There, the praise was unrestrained.
"This has been a year of extraordinary accomplishing for the Trump administration," Sen. Mitch McConnell said.
"Something this profound could not have been done without exquisite presidential leadership," House Speaker Paul Ryan said.
"We are going to make this the greatest presidency we have seen, not only in generations but maybe ever," said Sen. Orrin Hatch, whose praise and hopes included all present.
"You've spurred an optimism in this country that's setting records," Vice President Mike Pence said.
Not surprisingly, critics heard these accolades as the purest form of sycophancy -- insincere flattery -- bestowed by a team of "yes men."
Ramani Durvasula, a professor of psychology at California State University, Los Angeles, said politicians may be the most obvious players in the game of "currying favor," but all of us are living in a world of "chronic attention-seeking," she said.
"We've created systems through technology, through social media -- even through the chronic ability to stay in touch through texting and all of that -- so people almost chronically are needing to be fed," Durvasula said.
Praise and overpraise are the food we seek, and we get it online. We share or comment on posts we don't really like as a matter of "interpersonal laziness," Durvasula said, but more often because we're hoping for a gain -- just like politicians.
Publicly, we may seem "like a connected and responsive friend," but really we are just hitting "like" at a red light or in a grocery line, Durvasula said. Or we're playing the reciprocity game: You like mine, I'll like yours.
Brad J. Bushman, a professor of communication and psychology at The Ohio State University, said some people may even be addicted to self-esteem and praise.
"We've done some research showing some people would rather have a boost in self-esteem than get money or eat their favorite food or see their favorite friends," Bushman said. "They just can't stop seeking praise. It has this addictive quality."
Durvasula agreed: "The population as a whole is getting more and more accustomed to getting praise. The data is kind of suggesting that, by and large, social media has been a huge driver of this."
"Back in the day, if you wanted praise, you kind of had to do something valuable," she said. Today, we live in a reality where people we've never even met can bestow compliments from afar -- thousands of miles away, in some cases. We're getting more praise, so we want more praise.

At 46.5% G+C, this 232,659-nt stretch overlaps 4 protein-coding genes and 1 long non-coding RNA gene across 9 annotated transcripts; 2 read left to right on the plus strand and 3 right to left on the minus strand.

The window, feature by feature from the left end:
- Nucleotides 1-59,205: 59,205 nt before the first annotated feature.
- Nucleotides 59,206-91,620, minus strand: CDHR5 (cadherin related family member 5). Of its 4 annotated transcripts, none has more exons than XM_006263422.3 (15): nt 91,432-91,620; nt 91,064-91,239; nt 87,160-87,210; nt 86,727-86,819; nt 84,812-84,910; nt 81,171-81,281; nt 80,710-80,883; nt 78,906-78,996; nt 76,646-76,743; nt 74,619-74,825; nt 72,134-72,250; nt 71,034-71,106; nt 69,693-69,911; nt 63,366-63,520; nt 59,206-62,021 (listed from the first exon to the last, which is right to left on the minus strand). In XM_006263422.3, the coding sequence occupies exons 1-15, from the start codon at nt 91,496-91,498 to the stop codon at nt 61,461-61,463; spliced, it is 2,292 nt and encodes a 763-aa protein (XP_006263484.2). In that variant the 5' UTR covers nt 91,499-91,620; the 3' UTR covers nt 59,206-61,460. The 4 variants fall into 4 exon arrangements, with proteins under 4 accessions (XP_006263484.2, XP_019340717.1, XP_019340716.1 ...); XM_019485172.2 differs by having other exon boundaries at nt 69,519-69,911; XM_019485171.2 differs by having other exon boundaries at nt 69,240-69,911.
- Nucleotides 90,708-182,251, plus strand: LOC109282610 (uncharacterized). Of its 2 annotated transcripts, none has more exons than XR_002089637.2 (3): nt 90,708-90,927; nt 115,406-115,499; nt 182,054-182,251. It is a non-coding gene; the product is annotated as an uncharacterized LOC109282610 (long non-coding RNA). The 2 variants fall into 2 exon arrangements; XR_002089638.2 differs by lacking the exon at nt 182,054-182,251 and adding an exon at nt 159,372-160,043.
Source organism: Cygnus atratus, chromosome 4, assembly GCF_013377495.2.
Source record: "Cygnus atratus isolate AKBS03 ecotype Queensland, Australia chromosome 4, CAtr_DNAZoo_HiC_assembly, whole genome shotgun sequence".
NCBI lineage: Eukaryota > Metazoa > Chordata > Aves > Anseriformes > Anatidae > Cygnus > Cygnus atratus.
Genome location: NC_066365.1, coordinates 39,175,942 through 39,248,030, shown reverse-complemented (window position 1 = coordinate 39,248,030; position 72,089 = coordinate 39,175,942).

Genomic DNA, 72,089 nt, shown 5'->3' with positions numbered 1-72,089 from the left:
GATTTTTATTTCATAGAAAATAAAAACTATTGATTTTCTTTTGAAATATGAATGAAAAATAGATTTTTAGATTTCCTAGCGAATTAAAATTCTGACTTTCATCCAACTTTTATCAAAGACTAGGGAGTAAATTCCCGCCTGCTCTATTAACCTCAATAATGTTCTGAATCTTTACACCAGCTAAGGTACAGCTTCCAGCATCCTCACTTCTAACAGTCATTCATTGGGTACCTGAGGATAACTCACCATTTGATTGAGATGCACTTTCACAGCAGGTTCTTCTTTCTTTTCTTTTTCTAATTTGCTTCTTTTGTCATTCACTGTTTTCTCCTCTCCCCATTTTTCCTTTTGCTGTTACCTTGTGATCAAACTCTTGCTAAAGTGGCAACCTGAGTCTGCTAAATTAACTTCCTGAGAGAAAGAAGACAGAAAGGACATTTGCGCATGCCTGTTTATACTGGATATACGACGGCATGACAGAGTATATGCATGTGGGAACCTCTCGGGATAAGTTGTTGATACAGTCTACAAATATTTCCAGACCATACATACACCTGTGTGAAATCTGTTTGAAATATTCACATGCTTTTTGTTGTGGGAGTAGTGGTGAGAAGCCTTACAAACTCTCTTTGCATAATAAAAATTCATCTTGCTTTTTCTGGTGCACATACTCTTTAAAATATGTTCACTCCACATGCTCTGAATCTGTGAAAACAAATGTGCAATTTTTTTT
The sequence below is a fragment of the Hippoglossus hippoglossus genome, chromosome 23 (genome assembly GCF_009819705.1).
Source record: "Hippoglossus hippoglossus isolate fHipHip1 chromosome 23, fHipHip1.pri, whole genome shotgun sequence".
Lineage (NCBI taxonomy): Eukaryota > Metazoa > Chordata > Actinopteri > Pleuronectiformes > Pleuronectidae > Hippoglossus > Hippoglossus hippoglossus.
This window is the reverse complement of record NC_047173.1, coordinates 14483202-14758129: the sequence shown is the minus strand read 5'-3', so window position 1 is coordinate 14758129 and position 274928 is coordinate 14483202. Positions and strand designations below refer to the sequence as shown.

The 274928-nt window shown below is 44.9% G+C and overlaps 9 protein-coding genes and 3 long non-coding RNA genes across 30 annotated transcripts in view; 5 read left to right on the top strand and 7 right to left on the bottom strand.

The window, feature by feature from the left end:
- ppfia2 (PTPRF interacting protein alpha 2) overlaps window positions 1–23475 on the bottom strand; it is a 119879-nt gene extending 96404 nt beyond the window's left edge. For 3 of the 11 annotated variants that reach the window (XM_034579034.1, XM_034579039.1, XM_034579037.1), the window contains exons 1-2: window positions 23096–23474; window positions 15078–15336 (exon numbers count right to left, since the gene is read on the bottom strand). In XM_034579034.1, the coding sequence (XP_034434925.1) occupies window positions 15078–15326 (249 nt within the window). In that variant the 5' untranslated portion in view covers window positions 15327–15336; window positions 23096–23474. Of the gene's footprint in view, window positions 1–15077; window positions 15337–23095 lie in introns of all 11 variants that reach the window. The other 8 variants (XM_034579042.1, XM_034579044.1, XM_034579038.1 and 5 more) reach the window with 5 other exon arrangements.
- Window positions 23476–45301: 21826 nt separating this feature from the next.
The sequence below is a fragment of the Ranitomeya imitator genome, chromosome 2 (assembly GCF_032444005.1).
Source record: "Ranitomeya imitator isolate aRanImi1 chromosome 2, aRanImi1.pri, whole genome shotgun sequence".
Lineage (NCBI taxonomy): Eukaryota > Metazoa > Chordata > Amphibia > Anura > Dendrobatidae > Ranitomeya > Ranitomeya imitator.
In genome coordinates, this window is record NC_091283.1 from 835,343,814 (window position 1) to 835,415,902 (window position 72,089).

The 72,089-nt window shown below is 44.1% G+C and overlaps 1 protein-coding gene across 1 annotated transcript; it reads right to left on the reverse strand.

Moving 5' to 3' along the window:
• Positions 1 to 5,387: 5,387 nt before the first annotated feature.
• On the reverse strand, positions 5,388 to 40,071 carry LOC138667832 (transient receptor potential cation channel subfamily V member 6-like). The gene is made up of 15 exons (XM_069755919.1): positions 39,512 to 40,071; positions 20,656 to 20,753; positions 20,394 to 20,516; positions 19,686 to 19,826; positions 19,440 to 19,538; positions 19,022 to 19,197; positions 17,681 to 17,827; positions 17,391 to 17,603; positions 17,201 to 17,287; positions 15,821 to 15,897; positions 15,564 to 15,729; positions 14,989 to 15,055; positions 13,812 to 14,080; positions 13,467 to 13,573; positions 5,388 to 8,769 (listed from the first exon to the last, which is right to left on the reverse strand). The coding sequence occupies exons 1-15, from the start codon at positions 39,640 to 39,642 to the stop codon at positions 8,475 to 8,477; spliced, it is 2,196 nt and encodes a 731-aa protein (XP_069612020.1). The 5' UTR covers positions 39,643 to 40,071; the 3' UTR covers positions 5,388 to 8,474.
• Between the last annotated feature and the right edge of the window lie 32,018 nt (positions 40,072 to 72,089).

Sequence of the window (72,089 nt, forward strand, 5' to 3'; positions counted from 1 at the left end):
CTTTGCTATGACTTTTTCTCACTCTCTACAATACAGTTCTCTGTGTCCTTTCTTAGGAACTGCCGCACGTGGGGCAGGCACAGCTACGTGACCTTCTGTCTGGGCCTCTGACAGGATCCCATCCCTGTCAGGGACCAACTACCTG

Praise becomes "a little bit like a drug," Durvasula said. "You're getting more of it, so we want more of it. Everybody likes praise, but when you can't get through your day without it, that's when it's a problem."
That's when you stray into the territory of narcissism, she said. Narcissists need a tremendous amount of validation, almost like they don't exist unless they are being praised or validated.
Bushman said that "narcissism is a personality disorder in the extreme form and it's also just a trait in the normal population. Some people are very high in narcissism and some people are very low in narcissism." It follows a bell-shaped curve, he said, with most of us falling in the middle.
On the flip side, Durvasula explained, the sycophants who feed narcissists with overpraise "tend to devalue themselves or overvalue power and proximity or both." They are willing to be obsequious in order to get themselves -- or their platform -- to the end, Durvasula said.
"Ironically, the other word for this is 'politic,' " she said.
A public 'show'
Sycophancy -- and narcissism -- are threads running through the political system, Durvasula said. "I don't care if you're a liberal, a conservative, a Democrat, a Republican or a libertarian -- it doesn't matter," she said. "If you think of what the democratic process is -- you need to win the most votes -- it's an entire system based on praise and validation.
"Politicians have become sort of our strange post-modern celebrities, in a way. We're expecting them to put on a show," she said. They have to be validated to get into office and remain in office, so they are by nature validation-seekers.
In the past, validation used to be a vote, but today, "it's every politician scrambling to be most in the public eye," Durvasula said. Trump, as president, has set the tone, and now "all the other members of Congress are seeking that same level of praise and validation." It's a constant popularity contest.
Matthew Martin, a professor of communications studies at West Virginia University, said that politicians are more visible than ever today. With more time in the spotlight, they may be more subject to criticism and so need to be told by their inner circle that they are doing well and making a difference and that people like them.
When it comes to sycophancy, "it's not like the source is always evil or thinking about his or her own self-interest," said Martin. For example, in his work examining coaching skills, he and his colleagues found that a "good coach is aware that some players might be so sensitive that they need praise even when they deserve a lot more critical analysis or criticism."
"They're not being manipulative as much as trying to achieve a good goal by doing it," he said. This is an "effective communicator."